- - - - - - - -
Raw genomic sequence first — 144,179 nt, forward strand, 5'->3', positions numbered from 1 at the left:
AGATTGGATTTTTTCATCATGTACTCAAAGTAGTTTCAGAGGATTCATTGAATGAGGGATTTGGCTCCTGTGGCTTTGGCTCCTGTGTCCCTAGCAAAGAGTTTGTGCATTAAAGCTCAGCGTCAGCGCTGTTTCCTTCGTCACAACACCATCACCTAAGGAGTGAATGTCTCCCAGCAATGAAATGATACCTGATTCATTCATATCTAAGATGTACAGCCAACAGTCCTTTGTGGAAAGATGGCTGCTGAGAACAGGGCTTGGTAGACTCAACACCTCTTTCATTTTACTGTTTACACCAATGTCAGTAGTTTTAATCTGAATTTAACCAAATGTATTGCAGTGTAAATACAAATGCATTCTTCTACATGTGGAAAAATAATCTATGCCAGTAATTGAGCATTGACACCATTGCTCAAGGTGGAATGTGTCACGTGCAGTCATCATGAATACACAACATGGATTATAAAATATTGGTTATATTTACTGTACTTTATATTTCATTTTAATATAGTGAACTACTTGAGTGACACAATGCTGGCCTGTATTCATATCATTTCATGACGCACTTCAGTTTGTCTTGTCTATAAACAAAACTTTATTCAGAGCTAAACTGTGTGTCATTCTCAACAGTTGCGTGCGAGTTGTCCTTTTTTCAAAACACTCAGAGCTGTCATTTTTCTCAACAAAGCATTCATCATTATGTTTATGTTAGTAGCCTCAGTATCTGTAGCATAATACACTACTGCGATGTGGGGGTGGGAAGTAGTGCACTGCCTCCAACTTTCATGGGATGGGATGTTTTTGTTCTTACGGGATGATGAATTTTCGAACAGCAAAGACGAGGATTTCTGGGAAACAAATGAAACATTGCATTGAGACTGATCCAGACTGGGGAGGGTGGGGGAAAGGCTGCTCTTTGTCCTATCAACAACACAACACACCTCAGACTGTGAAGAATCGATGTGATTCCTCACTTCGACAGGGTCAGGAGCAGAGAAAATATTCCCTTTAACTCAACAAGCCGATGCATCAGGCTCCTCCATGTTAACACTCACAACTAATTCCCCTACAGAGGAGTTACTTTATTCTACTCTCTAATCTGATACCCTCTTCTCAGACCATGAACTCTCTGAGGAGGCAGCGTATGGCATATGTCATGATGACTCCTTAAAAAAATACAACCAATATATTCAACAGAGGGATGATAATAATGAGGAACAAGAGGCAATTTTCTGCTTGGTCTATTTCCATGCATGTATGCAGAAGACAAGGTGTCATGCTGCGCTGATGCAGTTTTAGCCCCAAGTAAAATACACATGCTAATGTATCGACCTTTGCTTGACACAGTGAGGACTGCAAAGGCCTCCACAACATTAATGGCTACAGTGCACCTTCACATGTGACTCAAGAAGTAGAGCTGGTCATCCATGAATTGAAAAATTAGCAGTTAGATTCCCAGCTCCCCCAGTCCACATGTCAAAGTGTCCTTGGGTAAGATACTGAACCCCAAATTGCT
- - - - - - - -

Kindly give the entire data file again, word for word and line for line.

Raw genomic sequence first — 144,179 nt, forward strand, 5'->3', positions numbered from 1 at the left:
AGATTGGATTTTTTCATCATGTACTCAAAGTAGTTTCAGAGGATTCATTGAATGAGGGATTTGGCTCCTGTGGCTTTGGCTCCTGTGTCCCTAGCAAAGAGTTTGTGCATTAAAGCTCAGCGTCAGCGCTGTTTCCTTCGTCACAACACCATCACCTAAGGAGTGAATGTCTCCCAGCAATGAAATGATACCTGATTCATTCATATCTAAGATGTACAGCCAACAGTCCTTTGTGGAAAGATGGCTGCTGAGAACAGGGCTTGGTAGACTCAACACCTCTTTCATTTTACTGTTTACACCAATGTCAGTAGTTTTAATCTGAATTTAACCAAATGTATTGCAGTGTAAATACAAATGCATTCTTCTACATGTGGAAAAATAATCTATGCCAGTAATTGAGCATTGACACCATTGCTCAAGGTGGAATGTGTCACGTGCAGTCATCATGAATACACAACATGGATTATAAAATATTGGTTATATTTACTGTACTTTATATTTCATTTTAATATAGTGAACTACTTGAGTGACACAATGCTGGCCTGTATTCATATCATTTCATGACGCACTTCAGTTTGTCTTGTCTATAAACAAAACTTTATTCAGAGCTAAACTGTGTGTCATTCTCAACAGTTGCGTGCGAGTTGTCCTTTTTTCAAAACACTCAGAGCTGTCATTTTTCTCAACAAAGCATTCATCATTATGTTTATGTTAGTAGCCTCAGTATCTGTAGCATAATACACTACTGCGATGTGGGGGTGGGAAGTAGTGCACTGCCTCCAACTTTCATGGGATGGGATGTTTTTGTTCTTACGGGATGATGAATTTTCGAACAGCAAAGACGAGGATTTCTGGGAAACAAATGAAACATTGCATTGAGACTGATCCAGACTGGGGAGGGTGGGGGAAAGGCTGCTCTTTGTCCTATCAACAACACAACACACCTCAGACTGTGAAGAATCGATGTGATTCCTCACTTCGACAGGGTCAGGAGCAGAGAAAATATTCCCTTTAACTCAACAAGCCGATGCATCAGGCTCCTCCATGTTAACACTCACAACTAATTCCCCTACAGAGGAGTTACTTTATTCTACTCTCTAATCTGATACCCTCTTCTCAGACCATGAACTCTCTGAGGAGGCAGCGTATGGCATATGTCATGATGACTCCTTAAAAAAATACAACCAATATATTCAACAGAGGGATGATAATAATGAGGAACAAGAGGCAATTTTCTGCTTGGTCTATTTCCATGCATGTATGCAGAAGACAAGGTGTCATGCTGCGCTGATGCAGTTTTAGCCCCAAGTAAAATACACATGCTAATGTATCGACCTTTGCTTGACACAGTGAGGACTGCAAAGGCCTCCACAACATTAATGGCTACAGTGCACCTTCACATGTGACTCAAGAAGTAGAGCTGGTCATCCATGAATTGAAAAATTAGCAGTTAGATTCCCAGCTCCCCCAGTCCACATGTCAAAGTGTCCTTGGGTAAGATACTGAACCCCAAATTGCT